# Alternate syntax, commas in expression and literal #

I came accross this SynthDef. There’s variables a and b that are not defined, but are used as the in argument for PanAZ, as an array. A line above Out.ar there is `#a, b = sig;`

I’m just trying to figure out what is happening here. The # says “a” is a literal array, and that it and “b” are equal to “sig”??

I just don’t get what they are doing here, or how the `var1, var2 = var3` syntax works…:

``````(
SynthDef(\string, {
arg out=0, freq = 360, gate = 1, pan, amp=0.1;
var sig, eg, fc, osc, a, b, w;
fc = LinExp.kr(LFNoise1.kr(Rand(0.25,0.4)), -1,1,500,2000);
osc = Mix.fill(8, { LFSaw.ar(freq * [Rand(0.99,1.01),Rand(0.99,1.01)], 0, amp) }).distort * 0.2;
eg = EnvGen.kr(Env.asr(1,1,1), gate, doneAction: Done.freeSelf);
sig = eg * RLPF.ar(osc, fc, 0.1);

#a, b = sig;

Out.ar(out, Mix.ar(PanAz.ar(4, [a, b], [pan, pan+0.3])));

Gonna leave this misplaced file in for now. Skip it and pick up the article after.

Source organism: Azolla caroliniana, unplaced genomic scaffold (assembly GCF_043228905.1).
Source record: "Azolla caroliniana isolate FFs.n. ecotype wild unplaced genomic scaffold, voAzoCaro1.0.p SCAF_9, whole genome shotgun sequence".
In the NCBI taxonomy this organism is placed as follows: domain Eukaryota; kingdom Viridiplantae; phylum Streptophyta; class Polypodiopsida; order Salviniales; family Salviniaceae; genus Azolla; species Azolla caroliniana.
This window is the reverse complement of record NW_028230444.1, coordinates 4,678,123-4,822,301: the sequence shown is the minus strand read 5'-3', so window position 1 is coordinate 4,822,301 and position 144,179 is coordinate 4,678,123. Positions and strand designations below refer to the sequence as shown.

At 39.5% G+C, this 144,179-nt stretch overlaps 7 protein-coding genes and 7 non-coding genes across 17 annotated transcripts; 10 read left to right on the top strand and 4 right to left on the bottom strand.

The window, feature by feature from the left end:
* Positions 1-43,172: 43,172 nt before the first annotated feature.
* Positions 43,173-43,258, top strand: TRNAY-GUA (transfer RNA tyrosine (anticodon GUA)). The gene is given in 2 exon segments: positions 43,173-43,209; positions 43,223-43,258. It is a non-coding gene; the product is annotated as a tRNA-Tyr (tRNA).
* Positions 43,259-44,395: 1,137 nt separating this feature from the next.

)
``````

Thanks!

Yes, this is arguably confusing.
`#` denotes a literal array when used when creating an array, e.g. `{arg arr = #[1, 2, 3]; ... }`.

Here however, it means that - assuming `sig` is an array - the two elements of the `sig` array will be assigned to variables `a` and `b`, respectively.

`#a, b = sig;`
is the same as

``````a = sig[0]
b = sig[1]
``````

Also, variables a and b are indeed defined in `var sig, eg, fc, osc, a, b, w;`. If they weren’t, they would be treated as global variables (this applies only to single letter variables in SC)

1 Like

I meant the variables “a” and “b” are “not declared”, not, “not defined”, haha.

I gotcha, thank you for your help. I just never saw that before… . I can see it being very useful actually.

See Multiple Assignment in sc help.

“A multiple assignment statement assigns the elements of a Collection which is the result of an expression on the right hand side, to a list of variables on the left hand side. A multiple assignment statement is preceded by the symbol `#` . If the last variable on the left is preceded by three dots, then the entire remainder of the collection is assigned to that variable. There must be at least one variable name before the ellipsis.”

Language docs are useful, though not organized into a neat sequence.

hjh